A small survey of social media use by hospitals and health systems by Falls Church, Va.-based consultancy CSC finds that while adoption has increased, the way organizations use them remains fairly basic. Hospitals, for the most part, continue to use social media platforms such as Facebook, Twitter, YouTube and LinkedIn to market to patients, something report author Jared Rhoads says needs to change.
"We believe that, having built familiarity and comfort with basic social media use, it is now time for hospitals to use social media in a more advanced way to achieve their strategic goals," Rhoads writes. "They should look for opportunities to go beyond just listening to consumers to connecting consumers and providers, gaining insights to inform product development, and responding to patient needs more rapidly."
Roughly 60 percent of respondents say their facility uses social media to "promote wellness and health behaviors, with slightly less than 50 percent indicating that marketing services, workforce recruitment and reputation management are the primary catalyst for use. Close to 70 percent of respondents add that their primary objective in using social media is to build greater brand recognition (although about the same percentage note that engaging patients is a primary objective).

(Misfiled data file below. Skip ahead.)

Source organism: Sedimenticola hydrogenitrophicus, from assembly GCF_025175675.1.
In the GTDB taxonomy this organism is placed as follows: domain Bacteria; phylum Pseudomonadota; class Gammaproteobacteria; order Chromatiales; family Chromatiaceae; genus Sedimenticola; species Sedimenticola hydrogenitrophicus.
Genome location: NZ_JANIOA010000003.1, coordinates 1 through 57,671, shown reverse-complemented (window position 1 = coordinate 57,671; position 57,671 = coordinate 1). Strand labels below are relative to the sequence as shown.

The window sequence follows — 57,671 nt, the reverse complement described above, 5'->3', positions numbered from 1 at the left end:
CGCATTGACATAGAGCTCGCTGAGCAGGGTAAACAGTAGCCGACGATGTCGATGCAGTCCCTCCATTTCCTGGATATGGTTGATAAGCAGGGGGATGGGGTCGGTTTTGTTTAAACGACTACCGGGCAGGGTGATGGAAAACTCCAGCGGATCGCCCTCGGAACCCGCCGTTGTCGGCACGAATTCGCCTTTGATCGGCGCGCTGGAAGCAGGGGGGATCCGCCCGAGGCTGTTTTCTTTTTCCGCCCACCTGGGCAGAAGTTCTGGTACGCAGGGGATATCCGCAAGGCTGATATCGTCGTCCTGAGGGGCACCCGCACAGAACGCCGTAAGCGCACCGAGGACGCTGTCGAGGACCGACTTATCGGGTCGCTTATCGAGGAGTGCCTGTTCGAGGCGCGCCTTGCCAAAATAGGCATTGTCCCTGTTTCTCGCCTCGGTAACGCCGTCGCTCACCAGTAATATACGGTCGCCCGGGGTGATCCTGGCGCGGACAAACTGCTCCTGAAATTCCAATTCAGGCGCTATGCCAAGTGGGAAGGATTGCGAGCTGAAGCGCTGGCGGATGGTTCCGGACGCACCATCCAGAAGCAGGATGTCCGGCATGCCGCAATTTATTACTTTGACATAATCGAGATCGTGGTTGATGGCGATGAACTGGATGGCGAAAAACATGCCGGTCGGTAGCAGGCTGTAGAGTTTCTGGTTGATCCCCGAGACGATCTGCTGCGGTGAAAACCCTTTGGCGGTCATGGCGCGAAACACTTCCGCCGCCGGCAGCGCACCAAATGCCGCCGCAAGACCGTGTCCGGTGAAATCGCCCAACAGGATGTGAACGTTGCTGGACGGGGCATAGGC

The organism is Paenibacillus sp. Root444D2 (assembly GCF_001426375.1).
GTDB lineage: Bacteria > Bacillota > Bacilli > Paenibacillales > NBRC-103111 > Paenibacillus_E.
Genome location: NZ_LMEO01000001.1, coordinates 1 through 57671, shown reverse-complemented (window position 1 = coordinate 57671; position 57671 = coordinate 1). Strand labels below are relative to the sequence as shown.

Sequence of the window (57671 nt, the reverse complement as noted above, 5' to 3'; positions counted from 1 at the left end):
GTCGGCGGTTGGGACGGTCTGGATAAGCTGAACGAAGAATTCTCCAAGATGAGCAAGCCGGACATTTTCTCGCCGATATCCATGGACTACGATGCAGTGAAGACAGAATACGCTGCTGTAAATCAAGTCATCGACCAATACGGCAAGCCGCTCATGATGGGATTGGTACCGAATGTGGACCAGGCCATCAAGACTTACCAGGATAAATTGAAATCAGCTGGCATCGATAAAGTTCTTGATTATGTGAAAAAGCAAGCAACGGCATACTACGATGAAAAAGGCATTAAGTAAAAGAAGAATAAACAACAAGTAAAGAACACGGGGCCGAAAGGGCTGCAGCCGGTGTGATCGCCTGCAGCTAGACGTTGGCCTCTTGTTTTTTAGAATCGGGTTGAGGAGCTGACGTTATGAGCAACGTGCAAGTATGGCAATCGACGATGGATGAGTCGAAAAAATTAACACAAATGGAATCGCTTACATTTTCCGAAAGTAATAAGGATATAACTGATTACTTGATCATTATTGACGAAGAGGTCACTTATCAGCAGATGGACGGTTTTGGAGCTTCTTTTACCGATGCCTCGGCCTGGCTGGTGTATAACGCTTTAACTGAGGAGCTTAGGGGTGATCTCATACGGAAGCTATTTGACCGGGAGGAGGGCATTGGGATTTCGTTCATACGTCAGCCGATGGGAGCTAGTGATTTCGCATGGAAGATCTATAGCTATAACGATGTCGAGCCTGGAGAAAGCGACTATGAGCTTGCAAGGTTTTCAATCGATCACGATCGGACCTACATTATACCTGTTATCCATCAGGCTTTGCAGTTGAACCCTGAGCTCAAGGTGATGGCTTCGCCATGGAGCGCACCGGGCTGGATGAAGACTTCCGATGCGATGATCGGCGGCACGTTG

Researchers at the University of Virginia and West Virginia University currently are collaborating to create data-analysis tools aimed at identifying early signs of adverse drug reactions on social media sites. They are using a $130,000 grant from the National Science Foundation to fund their research.
What's more, research published recently in the Journal of Medical Internet Research finds that a growing number of physicians are using social media to share medical information and stay up to date. Close to 60 percent of physician respondents to that study say that social media helps them to care for their patients more effectively.
To learn more:
- read the full report (.pdf)